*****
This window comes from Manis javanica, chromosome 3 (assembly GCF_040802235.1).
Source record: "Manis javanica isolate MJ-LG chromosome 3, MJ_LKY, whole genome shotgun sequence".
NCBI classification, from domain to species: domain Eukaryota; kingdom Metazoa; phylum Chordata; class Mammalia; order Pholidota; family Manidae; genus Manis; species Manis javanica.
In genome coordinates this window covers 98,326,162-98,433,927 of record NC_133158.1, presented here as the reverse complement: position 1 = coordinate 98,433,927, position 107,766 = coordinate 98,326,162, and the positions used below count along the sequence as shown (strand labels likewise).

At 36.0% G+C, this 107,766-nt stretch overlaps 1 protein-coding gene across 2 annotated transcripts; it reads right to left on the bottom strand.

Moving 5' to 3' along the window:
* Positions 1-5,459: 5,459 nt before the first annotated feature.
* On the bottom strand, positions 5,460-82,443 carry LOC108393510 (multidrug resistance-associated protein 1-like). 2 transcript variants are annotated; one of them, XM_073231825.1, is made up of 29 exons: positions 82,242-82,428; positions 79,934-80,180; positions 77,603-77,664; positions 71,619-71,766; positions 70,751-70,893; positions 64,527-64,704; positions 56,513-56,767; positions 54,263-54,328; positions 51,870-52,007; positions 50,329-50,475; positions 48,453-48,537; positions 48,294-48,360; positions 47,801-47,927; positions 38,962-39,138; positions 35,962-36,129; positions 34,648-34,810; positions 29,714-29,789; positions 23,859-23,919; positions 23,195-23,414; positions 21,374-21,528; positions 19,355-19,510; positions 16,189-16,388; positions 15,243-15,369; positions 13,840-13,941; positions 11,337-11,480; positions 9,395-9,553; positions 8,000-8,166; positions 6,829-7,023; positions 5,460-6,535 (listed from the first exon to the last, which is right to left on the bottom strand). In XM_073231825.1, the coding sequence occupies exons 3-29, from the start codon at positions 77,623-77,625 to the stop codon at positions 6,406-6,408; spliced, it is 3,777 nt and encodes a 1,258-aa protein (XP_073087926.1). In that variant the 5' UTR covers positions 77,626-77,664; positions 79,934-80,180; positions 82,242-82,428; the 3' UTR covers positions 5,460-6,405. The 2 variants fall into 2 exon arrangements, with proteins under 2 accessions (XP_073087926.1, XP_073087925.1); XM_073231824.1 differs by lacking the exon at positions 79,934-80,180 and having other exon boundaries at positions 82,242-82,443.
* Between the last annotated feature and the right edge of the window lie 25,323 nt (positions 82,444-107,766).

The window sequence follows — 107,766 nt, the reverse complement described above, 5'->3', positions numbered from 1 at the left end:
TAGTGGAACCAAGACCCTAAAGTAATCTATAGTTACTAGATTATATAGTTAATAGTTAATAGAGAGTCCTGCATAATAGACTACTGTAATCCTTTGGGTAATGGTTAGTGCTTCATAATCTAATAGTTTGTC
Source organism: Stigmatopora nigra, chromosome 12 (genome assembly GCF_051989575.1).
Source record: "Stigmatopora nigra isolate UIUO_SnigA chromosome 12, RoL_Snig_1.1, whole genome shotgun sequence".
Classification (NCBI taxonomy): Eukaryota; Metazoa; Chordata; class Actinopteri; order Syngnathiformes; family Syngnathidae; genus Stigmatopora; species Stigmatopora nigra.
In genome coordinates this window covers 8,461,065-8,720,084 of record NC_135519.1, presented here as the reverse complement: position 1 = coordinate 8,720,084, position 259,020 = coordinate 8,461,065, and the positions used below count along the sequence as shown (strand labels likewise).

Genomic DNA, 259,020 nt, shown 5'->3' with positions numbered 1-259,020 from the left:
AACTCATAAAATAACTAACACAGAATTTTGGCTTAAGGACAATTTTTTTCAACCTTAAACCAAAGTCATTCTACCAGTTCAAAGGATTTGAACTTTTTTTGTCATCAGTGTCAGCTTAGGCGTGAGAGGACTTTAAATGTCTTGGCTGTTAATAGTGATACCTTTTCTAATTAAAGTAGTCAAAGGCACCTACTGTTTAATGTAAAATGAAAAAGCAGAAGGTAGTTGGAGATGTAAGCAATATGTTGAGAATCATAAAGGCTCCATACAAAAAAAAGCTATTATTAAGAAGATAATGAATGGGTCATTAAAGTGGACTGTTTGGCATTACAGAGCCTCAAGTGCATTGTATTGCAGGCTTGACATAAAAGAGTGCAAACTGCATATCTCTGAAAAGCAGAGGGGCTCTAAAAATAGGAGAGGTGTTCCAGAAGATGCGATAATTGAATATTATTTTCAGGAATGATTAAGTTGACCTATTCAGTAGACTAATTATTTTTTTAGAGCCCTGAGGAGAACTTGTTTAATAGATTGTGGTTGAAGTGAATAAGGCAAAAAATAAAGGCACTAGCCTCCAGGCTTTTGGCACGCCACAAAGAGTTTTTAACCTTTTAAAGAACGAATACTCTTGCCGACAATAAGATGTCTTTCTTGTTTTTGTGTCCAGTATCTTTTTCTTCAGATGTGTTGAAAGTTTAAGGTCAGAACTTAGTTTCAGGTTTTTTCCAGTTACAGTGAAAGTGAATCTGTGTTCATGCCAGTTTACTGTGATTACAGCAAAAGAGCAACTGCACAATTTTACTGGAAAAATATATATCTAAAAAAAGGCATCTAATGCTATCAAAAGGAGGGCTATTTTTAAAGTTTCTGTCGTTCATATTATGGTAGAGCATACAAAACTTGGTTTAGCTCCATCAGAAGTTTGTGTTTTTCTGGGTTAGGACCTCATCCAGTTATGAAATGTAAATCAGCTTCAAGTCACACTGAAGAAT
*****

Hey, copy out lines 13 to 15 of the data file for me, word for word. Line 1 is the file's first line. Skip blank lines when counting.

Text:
Source record: "Stigmatopora nigra isolate UIUO_SnigA chromosome 12, RoL_Snig_1.1, whole genome shotgun sequence".
Classification (NCBI taxonomy): Eukaryota; Metazoa; Chordata; class Actinopteri; order Syngnathiformes; family Syngnathidae; genus Stigmatopora; species Stigmatopora nigra.
In genome coordinates this window covers 8,461,065-8,720,084 of record NC_135519.1, presented here as the reverse complement: position 1 = coordinate 8,720,084, position 259,020 = coordinate 8,461,065, and the positions used below count along the sequence as shown (strand labels likewise).